Pointing to looming dangers, Dr Sabir Kalurvi said that Hindko was under the threat of English, Urdu and Pushto words. He maintained that language has its roots in culture and civilization which makes no language great or small. In fact, he termed the Hindko dictionary mentioned earlier as incomplete as it lacked references to local culture and different dialects of Hindko. “No dictionary could be comprehensive and complete unless it carried words, phrases and idioms used by common speakers of a particular language,” he said.
Punjabi scholar Shafqat Tanveer Mirza said that regional languages are being ignored by successive governments. He called for a formation of an All Languages Restoration Alliance (ALRA) to serve better the cause of the respective people in the country.
Dr Sabir Afaqi, a scholar of Gojri from Muzaffarabad, Azad Kashmir, in his scholarly paper titled “A comparative study of Gojri and Hindko” revealed that Hindko had a close linguistics relationship with regional languages especially with the Gojri language. “Gojri and Hindko in a sense are one name of the two cultures,” he observed.
Prof Dr Elahi Bakhash Awan, a renowned UK based Hindko scholar and author of 28 books, who wrote his first PhD thesis “The phonology of verbal phrase in Hindko” in 1974 from London University, in his paper observed, “The civilization of the Hindko homeland is over thousands of years old. This is not a slogan. Nor is it a sentimental statement. On the contrary it is based on strong historical, archaeological, literary and linguistic evidence. The myth that the Aryans brought civilization to this part of the world implies that there was no civilization in the subcontinent before their arrival. The fact is that the Aryans who invaded this land were ruthless enough to have destroyed the great civilization of the Hindko land when they occupied it.”
Raja, Rasalo, Dr Karimullah, Dr Ejaz Rahi, Inamullah, Prof Ghulam Ahmad Shad, Malik Safdar Awan, Mashkoor Saberi, Dr Anwaar Chesti, Muhammad Aslam Jan, Sultan Muhammad Shaheen, Sardar Khan Fana, Muhammad Jan Atif, Prof Mehrab Khawar, Wilayat Azhar, Farooq Jan Babar, Agha Anwar Gul, Prof Bashir Ahmad Soz, Haider Zaman Haider, Dr Inayatullah Faizi and Dr Shahbaz Malik read out their thought-provoking research papers on the comparative study of Punjabi, Sindhi, Balochi, Kashmiri, Gojri, Potohari, Khowar, Torwali and Seraiki. At the end of the programme, 40 GHB awards and souvenirs were given away to the scholars and writers who contributed to Hindko language and literature.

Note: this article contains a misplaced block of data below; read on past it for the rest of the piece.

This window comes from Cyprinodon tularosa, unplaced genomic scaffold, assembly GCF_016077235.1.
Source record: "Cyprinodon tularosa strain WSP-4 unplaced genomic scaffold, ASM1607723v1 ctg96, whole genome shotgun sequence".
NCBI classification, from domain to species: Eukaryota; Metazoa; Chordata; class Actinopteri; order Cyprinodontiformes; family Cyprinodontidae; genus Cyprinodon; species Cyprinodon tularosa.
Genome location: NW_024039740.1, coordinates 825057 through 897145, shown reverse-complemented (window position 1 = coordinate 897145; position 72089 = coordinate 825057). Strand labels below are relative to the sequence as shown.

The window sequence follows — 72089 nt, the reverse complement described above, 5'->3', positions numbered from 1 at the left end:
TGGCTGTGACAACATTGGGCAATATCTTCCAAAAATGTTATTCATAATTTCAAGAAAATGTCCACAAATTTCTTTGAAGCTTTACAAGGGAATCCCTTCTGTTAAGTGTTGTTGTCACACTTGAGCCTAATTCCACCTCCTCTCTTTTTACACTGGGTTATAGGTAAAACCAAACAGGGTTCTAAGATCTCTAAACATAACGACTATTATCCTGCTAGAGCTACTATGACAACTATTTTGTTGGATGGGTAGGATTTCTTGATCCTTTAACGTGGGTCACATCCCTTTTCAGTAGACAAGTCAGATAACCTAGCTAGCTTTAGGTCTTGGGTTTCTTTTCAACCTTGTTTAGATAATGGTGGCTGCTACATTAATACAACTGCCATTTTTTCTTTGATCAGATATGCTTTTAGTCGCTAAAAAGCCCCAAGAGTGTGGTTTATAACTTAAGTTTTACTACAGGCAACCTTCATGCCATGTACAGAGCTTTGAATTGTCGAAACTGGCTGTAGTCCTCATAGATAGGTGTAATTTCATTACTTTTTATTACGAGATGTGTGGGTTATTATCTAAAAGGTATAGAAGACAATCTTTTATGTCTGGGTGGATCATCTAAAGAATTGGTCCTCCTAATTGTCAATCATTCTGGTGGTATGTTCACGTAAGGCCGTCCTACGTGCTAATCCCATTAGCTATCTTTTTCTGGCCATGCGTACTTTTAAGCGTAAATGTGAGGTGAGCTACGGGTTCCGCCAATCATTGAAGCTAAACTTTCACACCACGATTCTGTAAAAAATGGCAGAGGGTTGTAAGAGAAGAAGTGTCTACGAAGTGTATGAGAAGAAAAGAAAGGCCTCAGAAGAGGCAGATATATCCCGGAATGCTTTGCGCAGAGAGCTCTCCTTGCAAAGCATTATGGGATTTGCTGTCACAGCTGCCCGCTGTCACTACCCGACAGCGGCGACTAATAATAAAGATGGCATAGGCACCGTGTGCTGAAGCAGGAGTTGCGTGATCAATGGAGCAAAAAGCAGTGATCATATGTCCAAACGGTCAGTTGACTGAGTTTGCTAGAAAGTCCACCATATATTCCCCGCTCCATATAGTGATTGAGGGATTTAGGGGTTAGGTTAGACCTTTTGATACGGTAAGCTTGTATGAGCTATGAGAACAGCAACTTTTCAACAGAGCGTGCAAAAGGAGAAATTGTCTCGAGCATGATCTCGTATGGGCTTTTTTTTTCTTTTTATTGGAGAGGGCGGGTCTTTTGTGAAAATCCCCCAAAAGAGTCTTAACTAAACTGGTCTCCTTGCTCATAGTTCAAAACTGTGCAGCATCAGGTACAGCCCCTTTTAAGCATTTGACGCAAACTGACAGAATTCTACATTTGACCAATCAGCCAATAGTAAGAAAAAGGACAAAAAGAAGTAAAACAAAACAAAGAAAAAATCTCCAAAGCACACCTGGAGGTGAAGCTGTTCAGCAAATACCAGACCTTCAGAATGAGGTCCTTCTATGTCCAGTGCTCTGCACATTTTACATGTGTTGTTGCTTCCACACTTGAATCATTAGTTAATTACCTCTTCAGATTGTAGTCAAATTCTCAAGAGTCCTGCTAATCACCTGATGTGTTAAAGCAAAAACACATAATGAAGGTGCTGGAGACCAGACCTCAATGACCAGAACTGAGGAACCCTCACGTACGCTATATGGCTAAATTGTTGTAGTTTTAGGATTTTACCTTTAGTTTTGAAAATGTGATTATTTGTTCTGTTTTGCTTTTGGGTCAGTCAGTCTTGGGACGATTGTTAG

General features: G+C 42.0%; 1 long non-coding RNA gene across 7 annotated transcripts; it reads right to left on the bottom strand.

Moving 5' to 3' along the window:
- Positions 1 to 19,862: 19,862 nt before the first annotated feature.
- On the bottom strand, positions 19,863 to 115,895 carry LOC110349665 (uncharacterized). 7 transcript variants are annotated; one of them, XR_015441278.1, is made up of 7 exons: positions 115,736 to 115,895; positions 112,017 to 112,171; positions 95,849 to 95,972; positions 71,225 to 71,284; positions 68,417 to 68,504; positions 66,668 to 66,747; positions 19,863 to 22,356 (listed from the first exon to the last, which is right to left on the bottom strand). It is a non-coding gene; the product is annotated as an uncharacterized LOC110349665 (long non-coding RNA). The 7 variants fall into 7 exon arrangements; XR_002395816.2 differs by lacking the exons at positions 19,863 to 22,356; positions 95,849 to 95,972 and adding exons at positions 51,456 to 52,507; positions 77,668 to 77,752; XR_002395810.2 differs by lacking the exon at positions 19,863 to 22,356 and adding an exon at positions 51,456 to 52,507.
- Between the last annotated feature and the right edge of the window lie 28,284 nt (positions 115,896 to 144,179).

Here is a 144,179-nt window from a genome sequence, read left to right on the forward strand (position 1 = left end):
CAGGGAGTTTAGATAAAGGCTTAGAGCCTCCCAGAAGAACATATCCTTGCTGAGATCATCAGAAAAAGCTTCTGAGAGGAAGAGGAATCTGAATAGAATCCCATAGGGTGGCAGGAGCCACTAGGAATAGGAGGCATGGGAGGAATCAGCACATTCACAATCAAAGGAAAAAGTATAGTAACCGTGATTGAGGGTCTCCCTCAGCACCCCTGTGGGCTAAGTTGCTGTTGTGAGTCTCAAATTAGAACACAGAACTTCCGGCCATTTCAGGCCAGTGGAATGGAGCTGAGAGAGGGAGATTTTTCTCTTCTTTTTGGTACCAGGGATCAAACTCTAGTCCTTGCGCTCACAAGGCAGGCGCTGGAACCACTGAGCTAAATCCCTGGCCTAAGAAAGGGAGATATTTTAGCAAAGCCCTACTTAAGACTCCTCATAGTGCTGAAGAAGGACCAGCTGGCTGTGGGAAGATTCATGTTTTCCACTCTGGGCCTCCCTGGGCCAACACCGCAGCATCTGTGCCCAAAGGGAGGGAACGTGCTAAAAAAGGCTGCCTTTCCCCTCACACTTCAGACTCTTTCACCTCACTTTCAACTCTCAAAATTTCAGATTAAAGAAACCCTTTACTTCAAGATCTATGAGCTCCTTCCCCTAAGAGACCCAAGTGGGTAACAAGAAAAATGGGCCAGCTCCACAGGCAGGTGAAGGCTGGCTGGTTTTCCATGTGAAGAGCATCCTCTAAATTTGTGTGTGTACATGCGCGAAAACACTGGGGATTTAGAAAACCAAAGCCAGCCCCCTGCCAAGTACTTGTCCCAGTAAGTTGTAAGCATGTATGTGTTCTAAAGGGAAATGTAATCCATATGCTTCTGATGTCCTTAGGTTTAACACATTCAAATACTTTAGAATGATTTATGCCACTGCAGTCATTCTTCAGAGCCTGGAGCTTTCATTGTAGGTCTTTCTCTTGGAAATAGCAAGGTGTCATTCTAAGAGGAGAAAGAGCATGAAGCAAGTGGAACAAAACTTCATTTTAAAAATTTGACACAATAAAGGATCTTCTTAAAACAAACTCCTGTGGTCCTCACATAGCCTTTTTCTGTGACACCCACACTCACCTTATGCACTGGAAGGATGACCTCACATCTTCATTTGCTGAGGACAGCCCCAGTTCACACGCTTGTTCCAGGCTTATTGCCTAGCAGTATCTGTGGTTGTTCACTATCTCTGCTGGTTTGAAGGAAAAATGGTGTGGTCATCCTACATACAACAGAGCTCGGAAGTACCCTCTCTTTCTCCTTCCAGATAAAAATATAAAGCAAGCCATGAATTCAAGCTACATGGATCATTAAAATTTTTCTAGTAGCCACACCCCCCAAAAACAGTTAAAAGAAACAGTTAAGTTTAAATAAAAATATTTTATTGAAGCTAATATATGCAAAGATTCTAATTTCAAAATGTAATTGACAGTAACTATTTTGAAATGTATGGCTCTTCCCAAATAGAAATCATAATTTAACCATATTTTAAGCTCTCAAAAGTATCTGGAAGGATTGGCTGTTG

Also, a grand world Hindko mushaira was held at the historical Gorghtree in which more than 80 prominent Hindko poets took part. Also messages sent in by the once residents of the walled city and prominent writer R.R. Chopra and Bollywood greats like Dilip Kumar, Shah Rukh Khan, Prof Dr Satiapal Anand and Prof Dr Anand Pamela (Professors of comparative studies in Washington DC) were read out in which they showed their love for Hindko and Peshawar. The visitors and participants took a keen interest in the Hindko bookstalls and bought many old and newly published books on various topics in the language.
A committee comprising Dr Elahi Bakhash Awan, Prof Dr Fazil Chesti, Dr Inayatullah Faizi, Prof Dr Fahmida Hussain, Sabir Hussain Imdad and Aftab Ahmad adopted 13 resolutions which were passed unanimously by the participants. These are as follows:
1. Hindko is the second main regional language of NWFP. The government should forthwith implement its decision of setting up a Hindko Academy so that research on the preservation and promotion of Hindko language and literature is conducted in an organized manner.
2. The Department for Hindko Studies should be set up at the University of Peshawar and the University of Hazara to facilitate higher research on Hindko language and literature.
3. An Institute of Hindko Language and Culture should be set up for the promotion of Hindko language and Hindkowan culture.
4. A Hindko Adabi Board should be set up under official patronage.
5. Arrangements should be made to introduce Hindko as a medium of instruction at primary level in Hindko speaking areas.
6. The state-run radio and television should give due coverage to Hindko language.
7. The birth anniversaries of great Hindko mystic poets Sain Ahmad Ali Peshawari and Sain Ghulam Din Hazarvi should be celebrated officially at the provincial level.
8. A Sain Ahmad Ali Chair should be set up at the University of Peshawar and a Sain Ghulam Din Hazarvi Chair at Hazara University to facilitate research work on these great Hindko mystic poets.
9. The government should construct a monument in memory of Sain Ahmad Ali Peshawari at his mazar.
10. The April 23, 1930 Qisssa Khwani firing incident should be included in the course of study to pay tributes to the people of Peshawar who laid down their lives for the cause of freedom.
11. Hindko should be inserted in the mother tongue column of the census form in the next population count.
12. The important places in Peshawar, Kohat, Hazara, Nowshera, Potohar and Kashmir should be named after prominent Hindkowan personalities.
13. Hindko speaking members of the NWFP Assembly should be allowed to address in Hindko and the assembly proceedings should also be recorded in their mother tongue.